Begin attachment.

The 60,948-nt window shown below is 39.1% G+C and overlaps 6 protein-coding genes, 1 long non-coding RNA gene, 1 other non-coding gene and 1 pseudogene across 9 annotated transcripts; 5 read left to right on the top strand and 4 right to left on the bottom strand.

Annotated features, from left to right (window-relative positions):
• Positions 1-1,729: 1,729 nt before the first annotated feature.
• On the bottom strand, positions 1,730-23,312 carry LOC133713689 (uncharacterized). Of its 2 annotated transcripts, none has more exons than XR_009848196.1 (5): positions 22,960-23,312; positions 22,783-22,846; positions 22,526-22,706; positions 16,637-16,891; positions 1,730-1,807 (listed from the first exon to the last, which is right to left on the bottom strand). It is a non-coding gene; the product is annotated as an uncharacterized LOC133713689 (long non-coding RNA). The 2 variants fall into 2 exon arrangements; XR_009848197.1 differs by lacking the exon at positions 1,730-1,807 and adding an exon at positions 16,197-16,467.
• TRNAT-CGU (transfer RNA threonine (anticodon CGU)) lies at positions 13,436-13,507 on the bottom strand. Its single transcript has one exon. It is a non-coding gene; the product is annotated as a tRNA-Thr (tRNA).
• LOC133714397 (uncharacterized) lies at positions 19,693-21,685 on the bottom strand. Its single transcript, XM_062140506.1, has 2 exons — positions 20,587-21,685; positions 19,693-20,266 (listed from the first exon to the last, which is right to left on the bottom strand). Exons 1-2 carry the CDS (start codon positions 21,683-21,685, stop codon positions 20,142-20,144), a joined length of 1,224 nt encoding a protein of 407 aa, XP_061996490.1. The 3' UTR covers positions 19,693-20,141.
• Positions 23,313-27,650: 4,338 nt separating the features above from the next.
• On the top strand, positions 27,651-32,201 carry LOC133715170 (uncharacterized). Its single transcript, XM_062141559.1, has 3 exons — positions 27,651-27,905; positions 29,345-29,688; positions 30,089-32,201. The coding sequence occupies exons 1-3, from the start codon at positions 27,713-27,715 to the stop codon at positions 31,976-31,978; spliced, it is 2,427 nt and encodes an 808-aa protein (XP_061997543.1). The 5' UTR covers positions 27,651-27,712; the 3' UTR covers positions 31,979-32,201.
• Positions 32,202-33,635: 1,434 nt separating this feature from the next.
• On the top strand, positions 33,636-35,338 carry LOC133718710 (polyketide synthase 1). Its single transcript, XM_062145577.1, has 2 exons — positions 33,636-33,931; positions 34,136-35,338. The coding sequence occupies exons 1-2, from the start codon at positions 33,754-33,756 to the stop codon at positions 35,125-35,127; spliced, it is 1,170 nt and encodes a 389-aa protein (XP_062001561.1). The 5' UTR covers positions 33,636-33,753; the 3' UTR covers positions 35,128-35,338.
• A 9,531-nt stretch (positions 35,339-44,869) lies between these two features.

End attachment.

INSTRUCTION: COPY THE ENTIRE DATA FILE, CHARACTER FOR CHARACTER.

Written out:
The 60,948-nt window shown below is 39.1% G+C and overlaps 6 protein-coding genes, 1 long non-coding RNA gene, 1 other non-coding gene and 1 pseudogene across 9 annotated transcripts; 5 read left to right on the top strand and 4 right to left on the bottom strand.

Annotated features, from left to right (window-relative positions):
• Positions 1-1,729: 1,729 nt before the first annotated feature.
• On the bottom strand, positions 1,730-23,312 carry LOC133713689 (uncharacterized). Of its 2 annotated transcripts, none has more exons than XR_009848196.1 (5): positions 22,960-23,312; positions 22,783-22,846; positions 22,526-22,706; positions 16,637-16,891; positions 1,730-1,807 (listed from the first exon to the last, which is right to left on the bottom strand). It is a non-coding gene; the product is annotated as an uncharacterized LOC133713689 (long non-coding RNA). The 2 variants fall into 2 exon arrangements; XR_009848197.1 differs by lacking the exon at positions 1,730-1,807 and adding an exon at positions 16,197-16,467.
• TRNAT-CGU (transfer RNA threonine (anticodon CGU)) lies at positions 13,436-13,507 on the bottom strand. Its single transcript has one exon. It is a non-coding gene; the product is annotated as a tRNA-Thr (tRNA).
• LOC133714397 (uncharacterized) lies at positions 19,693-21,685 on the bottom strand. Its single transcript, XM_062140506.1, has 2 exons — positions 20,587-21,685; positions 19,693-20,266 (listed from the first exon to the last, which is right to left on the bottom strand). Exons 1-2 carry the CDS (start codon positions 21,683-21,685, stop codon positions 20,142-20,144), a joined length of 1,224 nt encoding a protein of 407 aa, XP_061996490.1. The 3' UTR covers positions 19,693-20,141.
• Positions 23,313-27,650: 4,338 nt separating the features above from the next.
• On the top strand, positions 27,651-32,201 carry LOC133715170 (uncharacterized). Its single transcript, XM_062141559.1, has 3 exons — positions 27,651-27,905; positions 29,345-29,688; positions 30,089-32,201. The coding sequence occupies exons 1-3, from the start codon at positions 27,713-27,715 to the stop codon at positions 31,976-31,978; spliced, it is 2,427 nt and encodes an 808-aa protein (XP_061997543.1). The 5' UTR covers positions 27,651-27,712; the 3' UTR covers positions 31,979-32,201.
• Positions 32,202-33,635: 1,434 nt separating this feature from the next.
• On the top strand, positions 33,636-35,338 carry LOC133718710 (polyketide synthase 1). Its single transcript, XM_062145577.1, has 2 exons — positions 33,636-33,931; positions 34,136-35,338. The coding sequence occupies exons 1-2, from the start codon at positions 33,754-33,756 to the stop codon at positions 35,125-35,127; spliced, it is 1,170 nt and encodes a 389-aa protein (XP_062001561.1). The 5' UTR covers positions 33,636-33,753; the 3' UTR covers positions 35,128-35,338.
• A 9,531-nt stretch (positions 35,339-44,869) lies between these two features.